And here she is singing about Rudolph the Red Nosed Reindeer:
The song is from Kim’s 2014 album When Christmas Comes which includes 17 tracks. Most of them are worship songs or hymns like O Holy Night or Away in a Manger, but then there’s also White Christmas, Winter Wonderland and other songs that don’t mention the reason for the season at all.
It’s quite common that worship leaders release Christmas albums. Matt Redman, Chris Tomlin and Hillsong United have all done it There’s even a WOW Worship Christmas Deluxe album with 36 songs out there. And just like Walker-Smith, some singers throw non-Christian Christmas songs into the mix, including Michael J Smith as well as Bryan and Katie Torwalt. (more…)
Why Believing in God isn’t Like Believing in Santa
It feels like this article shouldn’t have to be written, and yet it’s not uncommon to hear people say “Believing in God is like believing i the tooth fairy or Santa”, “There are no more evidences for God than what there are for Santa” or “Believing in an all-knowing, magic Santa is ridiculous, so is belief in an all-knowing, supernatural God.” The idea is basically that since Santa doesn’t exist, God doesn’t exist, because they are too similar.
This doesn’t work, for many reasons:
1. Adults believe in God
Shouldn’t come as a surprise to anyone. While basically only kids believe that Santa exists due to their parents telling them so, the majority of the world’s adult population believe in some sort of Deity. Now, some atheists would say that’s because God-believers are like kids who just believe what someone else told them without checking for evidence, but that’s not just insulting but false; while nobody “converts” to belief in Santa Claus as an adult, several atheists have become theists (like C.S. Lewis, Greg Boyd, Anthony Flew) after examining arguments at hind evidence. Which brings us to point number 2:
How Can We Worship One Refugee and Despise Another?
I don’t know if you’ve noticed but there’s been a lot of hostility towards refugees in the minority (so called “Western”) world lately. In Europe, country after country are closing their borders and argue that they don’t have capacity and resources to welcome refugees, even though the EU is the world’s richest political entity and development countries receive 86 % of the world’s refugees. In Australia the government is pushing back boats of refugees and put refugees in horrible detention camps, and in the United States there’s a guy called Trump who wants to ban Muslims from entering the country and build a wall against Mexico.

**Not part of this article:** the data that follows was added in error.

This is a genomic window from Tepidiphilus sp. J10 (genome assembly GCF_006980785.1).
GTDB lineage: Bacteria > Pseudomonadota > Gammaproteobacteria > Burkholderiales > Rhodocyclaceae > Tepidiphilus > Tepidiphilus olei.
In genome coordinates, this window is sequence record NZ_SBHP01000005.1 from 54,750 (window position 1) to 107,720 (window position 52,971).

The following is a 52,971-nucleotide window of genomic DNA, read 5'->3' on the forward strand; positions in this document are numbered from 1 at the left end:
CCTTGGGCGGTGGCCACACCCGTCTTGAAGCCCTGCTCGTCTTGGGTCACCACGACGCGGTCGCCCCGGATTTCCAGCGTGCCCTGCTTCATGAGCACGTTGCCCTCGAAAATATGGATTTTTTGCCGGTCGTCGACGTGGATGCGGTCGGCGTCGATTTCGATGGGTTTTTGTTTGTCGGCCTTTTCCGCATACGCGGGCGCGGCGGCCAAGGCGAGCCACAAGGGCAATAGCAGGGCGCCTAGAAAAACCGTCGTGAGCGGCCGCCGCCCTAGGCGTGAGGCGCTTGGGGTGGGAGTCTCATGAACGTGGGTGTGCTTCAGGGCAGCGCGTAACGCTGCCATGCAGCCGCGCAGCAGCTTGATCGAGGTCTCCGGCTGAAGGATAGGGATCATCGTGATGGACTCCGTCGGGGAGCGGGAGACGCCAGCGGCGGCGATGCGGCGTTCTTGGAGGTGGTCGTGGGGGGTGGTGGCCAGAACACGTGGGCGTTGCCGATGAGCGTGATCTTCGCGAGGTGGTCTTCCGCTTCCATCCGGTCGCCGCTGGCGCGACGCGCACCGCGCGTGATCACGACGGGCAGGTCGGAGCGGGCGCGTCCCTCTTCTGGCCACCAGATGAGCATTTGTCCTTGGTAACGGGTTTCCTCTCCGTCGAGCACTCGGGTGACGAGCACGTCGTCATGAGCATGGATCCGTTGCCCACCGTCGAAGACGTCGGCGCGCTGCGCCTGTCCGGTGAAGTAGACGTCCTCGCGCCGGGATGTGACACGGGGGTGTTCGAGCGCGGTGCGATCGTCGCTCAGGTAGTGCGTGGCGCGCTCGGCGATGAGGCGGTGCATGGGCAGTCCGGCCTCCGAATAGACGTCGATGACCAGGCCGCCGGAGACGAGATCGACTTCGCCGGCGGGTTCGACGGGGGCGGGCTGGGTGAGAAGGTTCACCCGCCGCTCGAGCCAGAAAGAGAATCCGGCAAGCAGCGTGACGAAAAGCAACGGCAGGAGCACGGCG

The two latter examples are extremely confusing since the white population there are obviously descendants of immigrants themselves… I read in Bob Ekblad’s book A New Christian Manifesto recently about some Scandinavian Americans who were protesting against native Americans’ claims of land, and the Scandinavians’ argument were that they had owned that land for such a long time.
The Bible says: “The foreigner residing among you must be treated as your native-born. Love them as yourself, for you were foreigners in Egypt.” (Lev 19:34). The Israelites had then been in Egypt for 400 years. Most American and Australian families have lived in their colonies for less than that, which means that they surely are immigrants from God’s perspective, and this Bible passage is naturally very relevant to them. They have no moral grounds for deporting immigrants when they are rich and themselves have benefited from migration. (more…)
Heidi and Rolland Baker’s Extremely Inspiring Christmas Greeting!
Praise God for Heidi and Rolland Baker! These wonderful missionaries in Mozambique are so passionate about the love of the Father, the Gospel of Jesus Christ and the miraculous power of the Holy Spirit, and their missionary organization Iris Global has experienced glorious revival for the last 20 years. Their Christmas greeting above was published a few days after Christmas (probably because of the amazingly beautiful editing) but who cares about that when the video is a masterpiece when it comes to inspiration, passion and faith?
Heidi shares how 2014 has been a challenge for Iris because of the horrible floods in Mozambique, but she is amazed by how God used countless radical disciples to serve, encourage and relieve the suffering population and bring the Gospel of hope and life. As I’ve written before on this blog, Iris experiences amazing miracles like the blind seeing and the deaf hearing while helping the poor and vulnerable with good, serious development assistance.
Since I’m a monthly donor to Iris I also got a physical Christmas greeting from the Bakers, this postcard with a nice worship CD. The reason they send their supporters worship music is so that their love for Jesus may increase, they say. I love it. They’re just great. God bless them!
Christ-like Christmas Contradicts Consumerism
My blog post and YouTube video on rejecting consumerism and celebrating simple Christmas has gained attention. My friend Sunniva wrote in the comments about how she and her mother celebrates a simple Christmas: